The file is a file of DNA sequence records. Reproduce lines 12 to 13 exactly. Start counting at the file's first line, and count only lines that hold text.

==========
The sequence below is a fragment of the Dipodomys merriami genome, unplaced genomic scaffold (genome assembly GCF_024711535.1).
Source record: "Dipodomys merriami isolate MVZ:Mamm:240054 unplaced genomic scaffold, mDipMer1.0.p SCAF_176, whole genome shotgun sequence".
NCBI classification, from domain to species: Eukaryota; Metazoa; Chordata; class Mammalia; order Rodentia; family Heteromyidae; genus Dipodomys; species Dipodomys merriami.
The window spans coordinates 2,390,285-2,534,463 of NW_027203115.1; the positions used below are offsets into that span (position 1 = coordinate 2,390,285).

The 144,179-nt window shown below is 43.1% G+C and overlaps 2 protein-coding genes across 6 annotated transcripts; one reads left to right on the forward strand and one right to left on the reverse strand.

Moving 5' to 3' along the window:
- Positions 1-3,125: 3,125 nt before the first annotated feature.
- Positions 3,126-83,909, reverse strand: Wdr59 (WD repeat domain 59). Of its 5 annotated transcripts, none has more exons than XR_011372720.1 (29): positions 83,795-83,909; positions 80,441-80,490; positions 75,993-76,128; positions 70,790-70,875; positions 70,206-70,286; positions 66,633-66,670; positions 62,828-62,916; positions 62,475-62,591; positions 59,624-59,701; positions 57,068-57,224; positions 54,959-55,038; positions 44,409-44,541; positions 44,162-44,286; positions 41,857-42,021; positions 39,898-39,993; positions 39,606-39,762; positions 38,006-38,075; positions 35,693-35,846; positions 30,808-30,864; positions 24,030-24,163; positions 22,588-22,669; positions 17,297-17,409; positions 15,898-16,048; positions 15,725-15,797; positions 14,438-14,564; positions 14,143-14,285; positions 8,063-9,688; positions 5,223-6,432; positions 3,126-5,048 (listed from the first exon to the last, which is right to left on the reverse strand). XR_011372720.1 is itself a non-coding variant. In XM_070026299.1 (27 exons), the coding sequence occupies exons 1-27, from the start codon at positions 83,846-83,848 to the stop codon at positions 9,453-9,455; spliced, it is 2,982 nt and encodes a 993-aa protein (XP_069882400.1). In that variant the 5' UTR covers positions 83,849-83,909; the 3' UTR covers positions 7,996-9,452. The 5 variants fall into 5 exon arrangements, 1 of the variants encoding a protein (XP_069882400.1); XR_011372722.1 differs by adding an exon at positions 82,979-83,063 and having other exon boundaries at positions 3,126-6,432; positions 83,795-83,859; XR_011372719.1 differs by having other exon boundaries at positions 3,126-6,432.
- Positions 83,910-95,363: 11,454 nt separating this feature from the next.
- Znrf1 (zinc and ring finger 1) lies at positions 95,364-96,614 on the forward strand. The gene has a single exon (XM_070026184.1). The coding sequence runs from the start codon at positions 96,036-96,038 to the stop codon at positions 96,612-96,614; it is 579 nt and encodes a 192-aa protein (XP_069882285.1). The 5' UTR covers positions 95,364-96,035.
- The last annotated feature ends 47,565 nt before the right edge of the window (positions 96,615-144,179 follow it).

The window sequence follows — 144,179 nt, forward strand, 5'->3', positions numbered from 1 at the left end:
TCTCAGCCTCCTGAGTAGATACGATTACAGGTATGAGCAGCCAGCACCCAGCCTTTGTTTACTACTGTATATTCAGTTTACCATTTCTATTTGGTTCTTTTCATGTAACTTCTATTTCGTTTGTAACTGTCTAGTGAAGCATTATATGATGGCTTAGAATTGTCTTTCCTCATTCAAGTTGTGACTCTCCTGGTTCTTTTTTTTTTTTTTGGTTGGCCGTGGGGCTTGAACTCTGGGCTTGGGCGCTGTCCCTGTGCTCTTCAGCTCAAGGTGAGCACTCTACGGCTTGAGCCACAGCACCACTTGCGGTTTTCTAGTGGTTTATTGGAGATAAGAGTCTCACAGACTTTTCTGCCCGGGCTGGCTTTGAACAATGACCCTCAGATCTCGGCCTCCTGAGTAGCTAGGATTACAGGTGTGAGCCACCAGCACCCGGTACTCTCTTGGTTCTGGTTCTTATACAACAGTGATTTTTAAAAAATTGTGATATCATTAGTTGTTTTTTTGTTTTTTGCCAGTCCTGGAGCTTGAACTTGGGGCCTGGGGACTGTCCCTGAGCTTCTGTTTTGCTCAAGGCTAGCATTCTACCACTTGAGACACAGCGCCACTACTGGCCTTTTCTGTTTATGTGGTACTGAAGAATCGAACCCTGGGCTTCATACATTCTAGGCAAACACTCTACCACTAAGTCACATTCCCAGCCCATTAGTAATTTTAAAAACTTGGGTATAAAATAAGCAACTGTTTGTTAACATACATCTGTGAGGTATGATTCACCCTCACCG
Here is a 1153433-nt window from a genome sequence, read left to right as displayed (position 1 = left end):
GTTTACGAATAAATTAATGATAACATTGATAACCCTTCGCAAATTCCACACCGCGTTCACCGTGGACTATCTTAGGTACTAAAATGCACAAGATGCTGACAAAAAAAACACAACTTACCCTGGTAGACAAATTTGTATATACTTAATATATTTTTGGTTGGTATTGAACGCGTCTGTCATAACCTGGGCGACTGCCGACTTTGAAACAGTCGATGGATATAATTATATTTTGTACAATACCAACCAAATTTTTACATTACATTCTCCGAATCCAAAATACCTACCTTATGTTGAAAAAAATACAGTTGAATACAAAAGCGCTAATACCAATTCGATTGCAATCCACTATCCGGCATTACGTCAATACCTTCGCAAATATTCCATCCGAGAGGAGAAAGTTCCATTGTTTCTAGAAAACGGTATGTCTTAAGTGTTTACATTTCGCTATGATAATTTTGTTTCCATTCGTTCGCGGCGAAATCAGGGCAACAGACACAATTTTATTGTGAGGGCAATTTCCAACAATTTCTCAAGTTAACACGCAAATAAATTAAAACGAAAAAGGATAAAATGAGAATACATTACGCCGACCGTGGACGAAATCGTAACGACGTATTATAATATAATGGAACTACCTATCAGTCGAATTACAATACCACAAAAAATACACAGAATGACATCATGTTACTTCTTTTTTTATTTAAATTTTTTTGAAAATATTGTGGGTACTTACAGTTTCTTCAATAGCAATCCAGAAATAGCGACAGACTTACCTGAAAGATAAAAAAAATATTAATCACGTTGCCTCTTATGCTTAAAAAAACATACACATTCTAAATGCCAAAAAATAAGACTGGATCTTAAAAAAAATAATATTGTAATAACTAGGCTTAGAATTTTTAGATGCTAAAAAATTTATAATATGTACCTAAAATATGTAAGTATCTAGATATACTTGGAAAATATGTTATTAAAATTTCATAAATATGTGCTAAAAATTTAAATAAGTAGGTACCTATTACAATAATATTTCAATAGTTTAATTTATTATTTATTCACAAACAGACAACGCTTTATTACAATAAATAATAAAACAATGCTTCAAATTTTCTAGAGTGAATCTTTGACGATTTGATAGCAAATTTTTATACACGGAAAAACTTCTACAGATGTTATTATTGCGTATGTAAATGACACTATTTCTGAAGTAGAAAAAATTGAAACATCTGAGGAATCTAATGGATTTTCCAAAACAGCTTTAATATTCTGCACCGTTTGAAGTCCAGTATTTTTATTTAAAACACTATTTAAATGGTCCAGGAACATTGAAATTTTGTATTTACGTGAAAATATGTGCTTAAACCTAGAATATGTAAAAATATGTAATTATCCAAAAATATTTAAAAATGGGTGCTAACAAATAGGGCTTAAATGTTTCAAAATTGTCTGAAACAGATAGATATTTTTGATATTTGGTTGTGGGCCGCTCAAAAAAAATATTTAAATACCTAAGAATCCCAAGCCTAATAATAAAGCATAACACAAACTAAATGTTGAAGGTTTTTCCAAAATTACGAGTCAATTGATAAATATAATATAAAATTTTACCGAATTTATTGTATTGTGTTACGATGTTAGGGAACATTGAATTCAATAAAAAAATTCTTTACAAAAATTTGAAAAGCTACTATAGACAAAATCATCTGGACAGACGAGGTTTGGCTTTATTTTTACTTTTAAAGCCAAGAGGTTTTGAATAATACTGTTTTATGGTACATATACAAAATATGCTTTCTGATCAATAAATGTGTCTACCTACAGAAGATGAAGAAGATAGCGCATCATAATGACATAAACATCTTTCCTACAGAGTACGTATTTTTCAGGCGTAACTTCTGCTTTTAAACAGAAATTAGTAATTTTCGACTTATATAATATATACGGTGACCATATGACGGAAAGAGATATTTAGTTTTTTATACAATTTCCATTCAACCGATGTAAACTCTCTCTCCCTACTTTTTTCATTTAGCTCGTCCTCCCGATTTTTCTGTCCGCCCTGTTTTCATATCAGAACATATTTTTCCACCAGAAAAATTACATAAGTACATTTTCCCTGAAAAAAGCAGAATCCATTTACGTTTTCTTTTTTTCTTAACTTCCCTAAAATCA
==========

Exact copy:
The window sequence follows — 144,179 nt, forward strand, 5'->3', positions numbered from 1 at the left end:
TCTCAGCCTCCTGAGTAGATACGATTACAGGTATGAGCAGCCAGCACCCAGCCTTTGTTTACTACTGTATATTCAGTTTACCATTTCTATTTGGTTCTTTTCATGTAACTTCTATTTCGTTTGTAACTGTCTAGTGAAGCATTATATGATGGCTTAGAATTGTCTTTCCTCATTCAAGTTGTGACTCTCCTGGTTCTTTTTTTTTTTTTTGGTTGGCCGTGGGGCTTGAACTCTGGGCTTGGGCGCTGTCCCTGTGCTCTTCAGCTCAAGGTGAGCACTCTACGGCTTGAGCCACAGCACCACTTGCGGTTTTCTAGTGGTTTATTGGAGATAAGAGTCTCACAGACTTTTCTGCCCGGGCTGGCTTTGAACAATGACCCTCAGATCTCGGCCTCCTGAGTAGCTAGGATTACAGGTGTGAGCCACCAGCACCCGGTACTCTCTTGGTTCTGGTTCTTATACAACAGTGATTTTTAAAAAATTGTGATATCATTAGTTGTTTTTTTGTTTTTTGCCAGTCCTGGAGCTTGAACTTGGGGCCTGGGGACTGTCCCTGAGCTTCTGTTTTGCTCAAGGCTAGCATTCTACCACTTGAGACACAGCGCCACTACTGGCCTTTTCTGTTTATGTGGTACTGAAGAATCGAACCCTGGGCTTCATACATTCTAGGCAAACACTCTACCACTAAGTCACATTCCCAGCCCATTAGTAATTTTAAAAACTTGGGTATAAAATAAGCAACTGTTTGTTAACATACATCTGTGAGGTATGATTCACCCTCACCG